People-pleasing is often about control, trying to manipulate the environment into what you wish it would be, instead of asking for what you need, taking a stand, and/or leaving.
My partner is not one of my abusers, but I was using people-pleasing to try to control him, to prevent him from having feelings he should have. He should feel safe to and be allowed to express his frustrations and worries within our relationship just like I should be able to. But I wanted to avoid dealing with anything uncomfortable. I thought (and wanted to tell myself) I was doing him a favor, when in fact I was trying to do ME a favor.
If any of the above sounds like you, you might be a people-pleaser yourself. Here are other ways to identify whether you are one:
1. You struggle with saying no.
2. You feel personally responsible for how other people feel.
3. You avoid sharing honestly, like not admitting when your feelings have been hurt.
4. You feel uncomfortable dealing with conflict and will do whatever you can to avoid it.
5. You sometimes find yourself “becoming” like whoever you hang around.
For me, my people-pleasing only comes out when I’m trying to avoid someone’s anger or otherwise negative feelings, so for me, I can work on that specifically.
For you, whether you are a mild or full-blown people-pleaser, figure out what you need to focus on and start making some different choices if you want to improve:
1. Work on validating yourself.
A way to heal low self-esteem/self-worth is to work on boosting yourself up. Hang around with people who support you and encourage you. Write affirmations on post-it notes and put them on your mirror or steering wheel so you see them everyday. Try to counter negative self-talk with positive: “Just because I said no because I want to go to the gym doesn’t mean I’m selfish.” “I am not a bad writer. I am just learning.”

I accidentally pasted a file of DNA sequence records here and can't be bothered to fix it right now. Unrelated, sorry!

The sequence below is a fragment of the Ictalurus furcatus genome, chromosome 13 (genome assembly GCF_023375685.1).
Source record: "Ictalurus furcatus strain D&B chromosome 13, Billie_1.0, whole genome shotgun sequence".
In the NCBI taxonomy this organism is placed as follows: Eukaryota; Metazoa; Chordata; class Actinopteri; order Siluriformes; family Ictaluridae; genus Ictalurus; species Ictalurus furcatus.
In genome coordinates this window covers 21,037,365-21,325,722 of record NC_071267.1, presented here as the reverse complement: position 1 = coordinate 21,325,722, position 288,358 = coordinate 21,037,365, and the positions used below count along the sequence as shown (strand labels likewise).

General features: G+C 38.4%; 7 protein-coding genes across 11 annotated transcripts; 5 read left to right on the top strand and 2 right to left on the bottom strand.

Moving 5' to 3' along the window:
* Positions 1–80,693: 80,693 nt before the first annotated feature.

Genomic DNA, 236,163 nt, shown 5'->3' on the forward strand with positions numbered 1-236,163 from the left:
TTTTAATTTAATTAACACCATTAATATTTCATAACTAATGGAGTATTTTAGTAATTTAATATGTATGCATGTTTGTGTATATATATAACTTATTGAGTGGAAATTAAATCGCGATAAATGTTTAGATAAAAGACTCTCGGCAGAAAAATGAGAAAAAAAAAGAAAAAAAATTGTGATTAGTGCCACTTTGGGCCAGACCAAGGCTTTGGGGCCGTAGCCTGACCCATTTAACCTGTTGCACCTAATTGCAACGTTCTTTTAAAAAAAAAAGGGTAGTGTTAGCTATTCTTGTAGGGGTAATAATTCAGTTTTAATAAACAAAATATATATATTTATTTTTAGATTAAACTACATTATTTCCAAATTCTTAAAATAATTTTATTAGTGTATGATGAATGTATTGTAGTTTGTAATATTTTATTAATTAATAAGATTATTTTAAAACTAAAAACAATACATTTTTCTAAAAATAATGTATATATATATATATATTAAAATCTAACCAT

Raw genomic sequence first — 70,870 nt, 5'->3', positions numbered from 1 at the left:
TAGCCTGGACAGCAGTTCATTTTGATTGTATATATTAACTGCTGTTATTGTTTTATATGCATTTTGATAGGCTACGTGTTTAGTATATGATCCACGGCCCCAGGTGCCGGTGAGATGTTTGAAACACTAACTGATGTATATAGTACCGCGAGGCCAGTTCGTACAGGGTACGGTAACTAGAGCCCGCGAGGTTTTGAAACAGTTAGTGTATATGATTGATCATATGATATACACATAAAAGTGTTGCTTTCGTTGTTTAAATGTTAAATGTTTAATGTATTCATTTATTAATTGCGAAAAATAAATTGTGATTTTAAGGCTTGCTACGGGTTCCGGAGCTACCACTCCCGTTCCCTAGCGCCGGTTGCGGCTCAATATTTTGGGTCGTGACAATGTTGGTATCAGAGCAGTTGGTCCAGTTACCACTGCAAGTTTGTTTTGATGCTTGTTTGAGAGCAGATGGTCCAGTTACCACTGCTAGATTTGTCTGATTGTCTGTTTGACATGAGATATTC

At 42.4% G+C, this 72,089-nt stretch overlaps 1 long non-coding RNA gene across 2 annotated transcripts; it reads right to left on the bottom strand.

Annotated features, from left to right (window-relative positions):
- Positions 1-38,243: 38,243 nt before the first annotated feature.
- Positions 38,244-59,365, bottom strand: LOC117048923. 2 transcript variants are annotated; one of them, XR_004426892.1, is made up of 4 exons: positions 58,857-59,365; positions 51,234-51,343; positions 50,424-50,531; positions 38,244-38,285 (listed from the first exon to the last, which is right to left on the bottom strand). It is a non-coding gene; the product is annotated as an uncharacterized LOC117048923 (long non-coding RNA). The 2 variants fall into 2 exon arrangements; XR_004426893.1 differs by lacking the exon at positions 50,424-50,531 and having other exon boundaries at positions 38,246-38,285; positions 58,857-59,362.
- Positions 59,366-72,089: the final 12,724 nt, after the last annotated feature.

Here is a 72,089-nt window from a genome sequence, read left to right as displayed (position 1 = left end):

2. If someone asks you for something, say “Let me get back to you” first.
It might be your knee-jerk reaction to say yes all of the time, but by taking some time, you can assess more objectively if you actually do have the time. If not, you can politely decline or offer an alternative.
3. Start saying no.
“No” can feel like such a harsh word at first, but it’s important for you to learn to value your time and energy AS MUCH as you value other people’s. If this is too hard for you at first, you can soften it by saying instead, “No, but…” Like, “No, I don’t want to go to the party with you, but I’d be willing to go late or leave after an hour.” “No, I don’t want to do dinner, but I’d be glad to do coffee.” Those are baby steps towards official no’s, but you must work on getting to say no more often.
Another thing: Don’t ever ever apologize because you have to say no. Don’t feel bad that you have something to take care of. Remember you are standing up for yourself; and if you don’t stand up for you, no one else will.
4. Start a practice of self-soothing.
I really struggle to deal with people’s negative emotions. I was hard-wired as a child to expect that anger came with a consequence, and that pattern was reinforced in my marriage. Even if a consequence didn’t come, I was always, always expecting it.
When I deal with my partner’s or anyone else’s negative emotions, I have to work on soothing myself INSTEAD of resorting to dishonesty to try to stop it from ever happening. Self-soothing strategies look like: telling myself it’ll be okay, taking a walk, breathing, journaling, meditating, and whatever else calms you.
5. Know your goals.
People who people-please often shortchange themselves in major ways. They don’t pursue their goals or dreams because they are continually putting the needs of others before themselves. In order to correct that, you need to start focusing on those goals and dreams again. Ask yourself regularly:
Where do YOU want to be in five years?
What can YOU do to get yourself there?
It’s so much easier to say no to a request when you think, “Oh, I really can’t edit his paper right now for him because I’ve got to write that personal statement for graduate school this week.”
I am such a rough draft when it comes to human relationships.
I came out of my marriage with what sometimes seems like about a teaspoon of healthy practices, and I’m learning as I go. I’m harder on myself than I should be; I know.
But I feel like I’m constantly re-writing a new middle for my life. Constantly finding a newer and richer way to express myself. And it’s a gift to be able to keep revising, to not feel like this is how I’m going to be forever and there’s no changing it. It’s a gift to realize something isn’t working for me anymore and to find the courage to hit the backspace and delete it.